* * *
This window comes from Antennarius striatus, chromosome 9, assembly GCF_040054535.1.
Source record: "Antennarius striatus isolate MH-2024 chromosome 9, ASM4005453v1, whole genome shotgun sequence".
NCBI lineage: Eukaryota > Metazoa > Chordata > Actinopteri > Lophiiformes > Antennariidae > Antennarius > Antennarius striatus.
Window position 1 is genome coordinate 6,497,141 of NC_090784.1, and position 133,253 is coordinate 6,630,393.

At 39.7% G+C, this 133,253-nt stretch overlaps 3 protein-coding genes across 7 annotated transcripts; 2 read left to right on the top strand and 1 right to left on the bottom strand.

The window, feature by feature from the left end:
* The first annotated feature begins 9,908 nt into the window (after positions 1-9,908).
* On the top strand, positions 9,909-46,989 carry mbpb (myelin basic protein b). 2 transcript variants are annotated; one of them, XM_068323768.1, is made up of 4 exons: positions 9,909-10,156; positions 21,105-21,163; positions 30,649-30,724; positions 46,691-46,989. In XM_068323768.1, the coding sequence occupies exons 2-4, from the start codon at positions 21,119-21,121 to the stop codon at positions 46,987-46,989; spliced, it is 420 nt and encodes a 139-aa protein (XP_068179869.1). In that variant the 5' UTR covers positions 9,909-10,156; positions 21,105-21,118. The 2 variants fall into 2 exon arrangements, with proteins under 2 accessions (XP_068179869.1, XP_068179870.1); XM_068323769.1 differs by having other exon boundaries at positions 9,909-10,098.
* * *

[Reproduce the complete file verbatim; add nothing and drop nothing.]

This window comes from Antennarius striatus, chromosome 9, assembly GCF_040054535.1.
Source record: "Antennarius striatus isolate MH-2024 chromosome 9, ASM4005453v1, whole genome shotgun sequence".
NCBI lineage: Eukaryota > Metazoa > Chordata > Actinopteri > Lophiiformes > Antennariidae > Antennarius > Antennarius striatus.
Window position 1 is genome coordinate 6,497,141 of NC_090784.1, and position 133,253 is coordinate 6,630,393.

At 39.7% G+C, this 133,253-nt stretch overlaps 3 protein-coding genes across 7 annotated transcripts; 2 read left to right on the top strand and 1 right to left on the bottom strand.

The window, feature by feature from the left end:
* The first annotated feature begins 9,908 nt into the window (after positions 1-9,908).
* On the top strand, positions 9,909-46,989 carry mbpb (myelin basic protein b). 2 transcript variants are annotated; one of them, XM_068323768.1, is made up of 4 exons: positions 9,909-10,156; positions 21,105-21,163; positions 30,649-30,724; positions 46,691-46,989. In XM_068323768.1, the coding sequence occupies exons 2-4, from the start codon at positions 21,119-21,121 to the stop codon at positions 46,987-46,989; spliced, it is 420 nt and encodes a 139-aa protein (XP_068179869.1). In that variant the 5' UTR covers positions 9,909-10,156; positions 21,105-21,118. The 2 variants fall into 2 exon arrangements, with proteins under 2 accessions (XP_068179869.1, XP_068179870.1); XM_068323769.1 differs by having other exon boundaries at positions 9,909-10,098.